What We Did With Our Broody Hen

No, we did not killer her.

After a month of removing her twice daily from the nest to eat, and sometimes taking her yards away into the orchard, my dear Maisie was still broody. I never did see her come out of the nest on her own. I decided to leave her in the nest and see if letting nature take it’s course would be the answer. After four days, I got pretty worried about her dying in there. I could just picture it, flies, stink, eww. Seasoned chicken raisers told me she would come out when she got hungry, but they were also the ones that said a hen gets over being broody in 19 – 21 days.

I did a lot of reading of people who said their hens stayed broody for 6 weeks, 2 months, and one person said her hen never came out of being broody. Boy, that thought put my hair on end. Another person said plainly that she planned to put her broody hen in the dog pen. Let me just say, I get it. (I do hope she planned to cook it.)

A broody hen has gone into the hormone mode for hatching eggs, never mind that she has no eggs to hatch. While in this ‘broody’ mode, she will not lay eggs. See the difference in Maisie’s comb and wattle. Her’s have shrunk and gone pale.

Maisie Broody

Contrast that to her sister, Goldie Girl, her comb and wattle bright red, the sure sign of the good laying hen that she is.


Obviously, since my other 7 hens have not gone into this sitting behavior (thank goodness!), there was something within Maisie’s physical make-up that caused her to swing into the hatching egg mode. Only I do not have a rooster, and did not have eggs to hatch, nor did I want either.

In Storey’s Guide to Raising Chickens, author and chicken raising expert Gail Damerow mentions a number of times the need to cull the flock of those chickens that are sickly or not performing to their purpose, which for me is laying eggs. Thankfully I’ve not yet had to learn the skill of killing a chicken. I do have one girl who is lame, our dear Elvira, who walks around stiff-legged, but the dear girl is true to her purpose and lays an egg most every day.

A myriad of ‘cures’ are put forth to break a broody hen and get them back on track. You can read on this thread at Backyardchickens.com, or run a search. I think everyone and his cousin has what they put forth as a sure-fire method to break a broody hen.

In the end, I decided to get three fertile eggs from a friend who raises her own chicks and slip them under Maisie. So far she’s still broody, closing in on 5 weeks now, sitting on those eggs in a fit of hormone stupor. I have twice removed her from the nest to eat, which she does for about ten minutes, then makes her way back to the nesting box. Only, get this, she gets into a different nesting box, without the fertile eggs! Obviously the hormones only direct her to sit in the nest, not care about the eggs.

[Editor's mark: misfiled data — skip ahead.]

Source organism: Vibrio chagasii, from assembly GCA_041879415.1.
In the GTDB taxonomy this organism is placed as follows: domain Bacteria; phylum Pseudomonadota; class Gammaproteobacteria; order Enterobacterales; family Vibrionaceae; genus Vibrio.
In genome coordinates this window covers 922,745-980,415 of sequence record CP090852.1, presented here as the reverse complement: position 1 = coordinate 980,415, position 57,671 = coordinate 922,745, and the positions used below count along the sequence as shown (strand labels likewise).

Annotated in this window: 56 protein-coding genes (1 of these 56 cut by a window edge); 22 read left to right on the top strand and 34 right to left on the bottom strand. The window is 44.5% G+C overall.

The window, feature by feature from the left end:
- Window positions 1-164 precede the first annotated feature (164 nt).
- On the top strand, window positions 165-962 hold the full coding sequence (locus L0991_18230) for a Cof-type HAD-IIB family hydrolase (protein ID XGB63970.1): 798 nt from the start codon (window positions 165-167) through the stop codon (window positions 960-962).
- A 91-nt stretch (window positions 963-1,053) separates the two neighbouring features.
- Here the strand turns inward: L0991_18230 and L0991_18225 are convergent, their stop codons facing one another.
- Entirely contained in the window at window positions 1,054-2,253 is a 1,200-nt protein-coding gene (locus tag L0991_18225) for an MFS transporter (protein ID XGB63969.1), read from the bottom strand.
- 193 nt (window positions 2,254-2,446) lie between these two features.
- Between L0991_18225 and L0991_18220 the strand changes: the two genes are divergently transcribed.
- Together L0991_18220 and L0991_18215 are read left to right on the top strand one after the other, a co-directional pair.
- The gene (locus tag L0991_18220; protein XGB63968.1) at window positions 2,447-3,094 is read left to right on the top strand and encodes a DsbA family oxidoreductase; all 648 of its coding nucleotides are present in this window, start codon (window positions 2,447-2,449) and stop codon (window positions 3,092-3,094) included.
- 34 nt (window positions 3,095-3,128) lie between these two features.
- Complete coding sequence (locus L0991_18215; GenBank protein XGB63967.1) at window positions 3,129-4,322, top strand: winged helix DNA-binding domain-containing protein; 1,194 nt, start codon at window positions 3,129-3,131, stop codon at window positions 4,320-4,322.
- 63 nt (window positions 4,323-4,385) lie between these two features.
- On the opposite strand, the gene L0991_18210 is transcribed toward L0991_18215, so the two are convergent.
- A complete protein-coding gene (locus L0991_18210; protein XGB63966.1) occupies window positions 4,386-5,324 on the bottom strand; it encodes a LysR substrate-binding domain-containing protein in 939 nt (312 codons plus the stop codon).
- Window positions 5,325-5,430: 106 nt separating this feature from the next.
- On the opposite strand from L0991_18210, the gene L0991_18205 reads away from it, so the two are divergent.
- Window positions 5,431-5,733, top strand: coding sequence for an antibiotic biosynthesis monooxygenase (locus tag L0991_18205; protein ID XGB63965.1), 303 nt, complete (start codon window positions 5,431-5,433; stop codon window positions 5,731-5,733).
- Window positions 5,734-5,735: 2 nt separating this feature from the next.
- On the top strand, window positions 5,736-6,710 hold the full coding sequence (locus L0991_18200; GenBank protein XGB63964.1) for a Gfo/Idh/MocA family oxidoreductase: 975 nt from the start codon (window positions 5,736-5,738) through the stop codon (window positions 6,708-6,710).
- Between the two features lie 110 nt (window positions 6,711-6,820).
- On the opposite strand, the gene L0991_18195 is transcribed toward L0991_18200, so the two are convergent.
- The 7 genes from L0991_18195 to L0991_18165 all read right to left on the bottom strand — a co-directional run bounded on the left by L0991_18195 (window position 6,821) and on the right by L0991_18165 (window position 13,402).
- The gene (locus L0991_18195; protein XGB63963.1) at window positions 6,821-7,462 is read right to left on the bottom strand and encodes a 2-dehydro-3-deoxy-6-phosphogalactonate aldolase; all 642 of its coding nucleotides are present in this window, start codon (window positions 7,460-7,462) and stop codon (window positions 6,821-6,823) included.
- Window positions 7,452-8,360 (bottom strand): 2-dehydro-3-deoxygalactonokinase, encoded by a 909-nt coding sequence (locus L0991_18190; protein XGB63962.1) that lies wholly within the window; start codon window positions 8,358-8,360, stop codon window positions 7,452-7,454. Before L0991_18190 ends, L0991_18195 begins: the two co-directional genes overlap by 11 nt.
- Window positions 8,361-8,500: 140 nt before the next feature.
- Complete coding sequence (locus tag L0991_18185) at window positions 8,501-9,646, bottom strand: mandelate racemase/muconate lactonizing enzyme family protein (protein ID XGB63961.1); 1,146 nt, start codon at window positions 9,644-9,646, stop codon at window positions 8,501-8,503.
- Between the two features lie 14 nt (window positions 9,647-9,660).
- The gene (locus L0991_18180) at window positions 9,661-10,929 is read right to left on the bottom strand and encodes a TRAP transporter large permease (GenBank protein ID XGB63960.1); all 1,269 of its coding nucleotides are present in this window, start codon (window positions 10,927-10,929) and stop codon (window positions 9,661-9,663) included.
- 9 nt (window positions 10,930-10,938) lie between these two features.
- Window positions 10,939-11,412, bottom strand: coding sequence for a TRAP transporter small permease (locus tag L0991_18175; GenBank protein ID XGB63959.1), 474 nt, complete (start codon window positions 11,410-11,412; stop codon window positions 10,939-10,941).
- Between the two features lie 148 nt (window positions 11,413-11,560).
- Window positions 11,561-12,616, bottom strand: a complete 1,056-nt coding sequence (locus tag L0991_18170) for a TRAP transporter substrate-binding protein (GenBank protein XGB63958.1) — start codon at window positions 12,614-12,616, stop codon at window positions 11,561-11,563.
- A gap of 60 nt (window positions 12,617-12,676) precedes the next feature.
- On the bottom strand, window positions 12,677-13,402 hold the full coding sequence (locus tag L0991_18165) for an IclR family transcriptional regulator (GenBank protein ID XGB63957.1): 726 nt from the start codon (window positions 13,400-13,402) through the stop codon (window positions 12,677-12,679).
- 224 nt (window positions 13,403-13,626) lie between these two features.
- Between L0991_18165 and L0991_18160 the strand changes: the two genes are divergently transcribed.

Oh, how purposeless hormones can make a being!

Our First Broody Hen Experience

Our Buff Orpington, Maisie, was acting strangely Saturday evening, when we let the girls out for free-ranging. She puttered around a bit and then went back into the hen-house, and into a nest. Maisie

When I took a late breakfast to the girls on Sunday morning after church, she was in the nest and didn’t come out. Obviously something was going on, and I went to the internet for research. I came back out, took her out of the nest, and observed the symptoms: camping in the nest, even without an egg, puffed up like a blow fish, making a low, sort of guttural, “pluck, pluck, pluck.”

Poor darling. The old margarine commercial pops to mind: “It’s not nice to fool Mother Nature!” We do not have a rooster, do not want a rooster, do not want to raise our own little chicks. But with this choice, we are messing around with Mother Nature, who designed the hen to have eggs and sit on them and hatch chickens. Hmmm…I don’t suppose a wind up chick would do the trick.


Taken out of the nest, she first sat on the grass. Then she began to ‘pluck’ around, and eat grass. She then went to this bag of sand and began to scratch and try to make a nest of it.

Advice ranges the gamut, and I’m attempting a middle of the road. I remove Maisie from the nest several times a day to give her a chance at food and water. She is sweet and gives no trouble. Even Sweetie-Pie, our 6 year-old-grandson, can easily put his hand underneath her. “She growls, but there’s no egg,” he says a bit mystified.

When presented with food, she will eat readily, do her bit of plucking and puffing up, and then make her way around to the hen-house door. She takes water on her way past the water bucket, and then back into the nest.

Supposedly this will go on for 19 to 21 days. In thinking back, we’re hopeful to already have 5 days down, maybe more. Oh, Dear Lord, do not let all the hens go ‘maternal’ at once!


This look says it all: “Leave Me Alone!”

The Little Chicks are Thriving!

So excited to report that the little chicks, who were such a sad sight only 10 days ago are now vigorous and thriving!

The turning point seemed to be when they began to eat the chickweed. Now whenever I come to the brooder cage and speak to them, they run to the clothes pin, where I clip the weed. They pull and tug. Still scruffy looking but getting rounder every day.

The turning point seemed to be when they began to eat the chickweed. Now whenever I come to the brooder cage and speak to them, they run to the clothes pin, where I clip the weed. They pull and tug. Still scruffy looking but getting rounder every day.